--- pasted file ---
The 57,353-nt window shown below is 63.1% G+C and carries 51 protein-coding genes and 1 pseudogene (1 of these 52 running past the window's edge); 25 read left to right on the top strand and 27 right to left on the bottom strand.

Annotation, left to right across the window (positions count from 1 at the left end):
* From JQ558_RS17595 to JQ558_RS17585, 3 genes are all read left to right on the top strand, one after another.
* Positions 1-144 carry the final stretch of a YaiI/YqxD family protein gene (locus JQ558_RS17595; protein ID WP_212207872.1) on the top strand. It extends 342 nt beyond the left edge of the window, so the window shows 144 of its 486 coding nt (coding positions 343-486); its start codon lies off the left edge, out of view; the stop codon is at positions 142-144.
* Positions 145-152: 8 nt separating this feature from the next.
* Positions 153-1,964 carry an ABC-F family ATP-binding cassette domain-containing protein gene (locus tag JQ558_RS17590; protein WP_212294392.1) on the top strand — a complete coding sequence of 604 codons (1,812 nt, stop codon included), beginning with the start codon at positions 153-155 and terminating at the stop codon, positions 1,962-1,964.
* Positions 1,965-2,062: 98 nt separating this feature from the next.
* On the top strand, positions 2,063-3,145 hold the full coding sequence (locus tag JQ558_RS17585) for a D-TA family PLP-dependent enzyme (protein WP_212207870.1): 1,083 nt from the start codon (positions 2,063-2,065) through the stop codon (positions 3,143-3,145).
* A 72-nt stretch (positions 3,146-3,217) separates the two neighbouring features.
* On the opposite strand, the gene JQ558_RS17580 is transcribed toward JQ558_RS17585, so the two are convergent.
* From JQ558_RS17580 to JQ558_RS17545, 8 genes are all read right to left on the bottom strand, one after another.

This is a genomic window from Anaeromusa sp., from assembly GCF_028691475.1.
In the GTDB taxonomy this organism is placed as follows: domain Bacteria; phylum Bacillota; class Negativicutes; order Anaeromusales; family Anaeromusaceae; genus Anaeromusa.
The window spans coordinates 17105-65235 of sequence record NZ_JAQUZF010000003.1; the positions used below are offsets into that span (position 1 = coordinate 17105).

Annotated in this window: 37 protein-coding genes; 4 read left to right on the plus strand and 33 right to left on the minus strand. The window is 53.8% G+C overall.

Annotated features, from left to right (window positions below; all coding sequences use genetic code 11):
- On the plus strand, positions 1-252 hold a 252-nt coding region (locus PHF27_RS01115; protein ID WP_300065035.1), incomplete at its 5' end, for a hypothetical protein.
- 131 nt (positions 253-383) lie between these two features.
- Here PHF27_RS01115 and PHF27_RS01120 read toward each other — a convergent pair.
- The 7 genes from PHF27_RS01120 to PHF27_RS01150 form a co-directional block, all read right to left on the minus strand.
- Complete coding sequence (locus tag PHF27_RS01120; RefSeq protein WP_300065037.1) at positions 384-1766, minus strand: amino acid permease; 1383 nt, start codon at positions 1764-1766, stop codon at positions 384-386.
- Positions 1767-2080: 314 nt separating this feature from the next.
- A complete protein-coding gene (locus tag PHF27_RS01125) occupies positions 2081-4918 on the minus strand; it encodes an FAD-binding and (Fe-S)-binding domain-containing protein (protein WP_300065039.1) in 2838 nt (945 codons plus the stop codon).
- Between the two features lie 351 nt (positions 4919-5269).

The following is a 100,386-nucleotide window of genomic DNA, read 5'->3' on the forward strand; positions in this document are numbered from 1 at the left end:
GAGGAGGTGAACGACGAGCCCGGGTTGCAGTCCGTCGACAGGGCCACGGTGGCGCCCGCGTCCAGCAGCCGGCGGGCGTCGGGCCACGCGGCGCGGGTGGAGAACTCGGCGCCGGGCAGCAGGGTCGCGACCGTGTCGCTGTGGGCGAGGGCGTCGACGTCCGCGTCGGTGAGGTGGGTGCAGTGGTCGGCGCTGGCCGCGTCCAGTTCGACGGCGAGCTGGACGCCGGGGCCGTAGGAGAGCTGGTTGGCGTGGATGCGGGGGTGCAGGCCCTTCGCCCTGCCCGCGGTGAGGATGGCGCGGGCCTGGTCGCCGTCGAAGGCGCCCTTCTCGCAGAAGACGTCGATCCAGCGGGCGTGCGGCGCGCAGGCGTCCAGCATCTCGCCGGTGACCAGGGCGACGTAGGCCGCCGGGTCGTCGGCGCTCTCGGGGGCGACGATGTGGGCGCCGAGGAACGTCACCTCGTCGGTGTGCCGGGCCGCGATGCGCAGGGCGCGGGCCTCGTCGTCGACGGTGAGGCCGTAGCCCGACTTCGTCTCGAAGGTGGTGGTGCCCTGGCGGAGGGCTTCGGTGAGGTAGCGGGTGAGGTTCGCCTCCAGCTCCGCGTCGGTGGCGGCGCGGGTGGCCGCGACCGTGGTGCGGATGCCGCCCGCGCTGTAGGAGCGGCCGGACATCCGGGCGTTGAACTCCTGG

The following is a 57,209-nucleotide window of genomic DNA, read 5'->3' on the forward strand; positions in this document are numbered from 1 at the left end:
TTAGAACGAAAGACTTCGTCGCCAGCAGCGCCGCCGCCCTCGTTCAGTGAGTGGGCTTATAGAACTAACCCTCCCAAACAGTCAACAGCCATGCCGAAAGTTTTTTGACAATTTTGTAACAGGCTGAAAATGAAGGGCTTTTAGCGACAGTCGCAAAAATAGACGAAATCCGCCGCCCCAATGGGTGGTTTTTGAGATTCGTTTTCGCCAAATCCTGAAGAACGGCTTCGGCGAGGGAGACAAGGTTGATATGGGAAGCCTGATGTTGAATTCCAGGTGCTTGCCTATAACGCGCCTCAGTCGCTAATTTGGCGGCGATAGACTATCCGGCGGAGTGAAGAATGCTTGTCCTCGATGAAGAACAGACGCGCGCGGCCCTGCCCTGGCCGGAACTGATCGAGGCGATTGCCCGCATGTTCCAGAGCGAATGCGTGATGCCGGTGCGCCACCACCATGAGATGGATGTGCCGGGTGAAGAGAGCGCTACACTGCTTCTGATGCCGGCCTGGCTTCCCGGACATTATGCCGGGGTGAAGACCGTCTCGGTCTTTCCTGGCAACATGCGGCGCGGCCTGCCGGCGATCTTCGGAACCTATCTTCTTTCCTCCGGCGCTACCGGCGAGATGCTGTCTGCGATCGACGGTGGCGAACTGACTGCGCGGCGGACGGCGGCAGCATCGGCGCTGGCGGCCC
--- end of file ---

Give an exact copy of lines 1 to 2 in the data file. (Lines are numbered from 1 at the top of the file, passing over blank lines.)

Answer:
The 57,353-nt window shown below is 63.1% G+C and carries 51 protein-coding genes and 1 pseudogene (1 of these 52 running past the window's edge); 25 read left to right on the top strand and 27 right to left on the bottom strand.

Annotation, left to right across the window (positions count from 1 at the left end):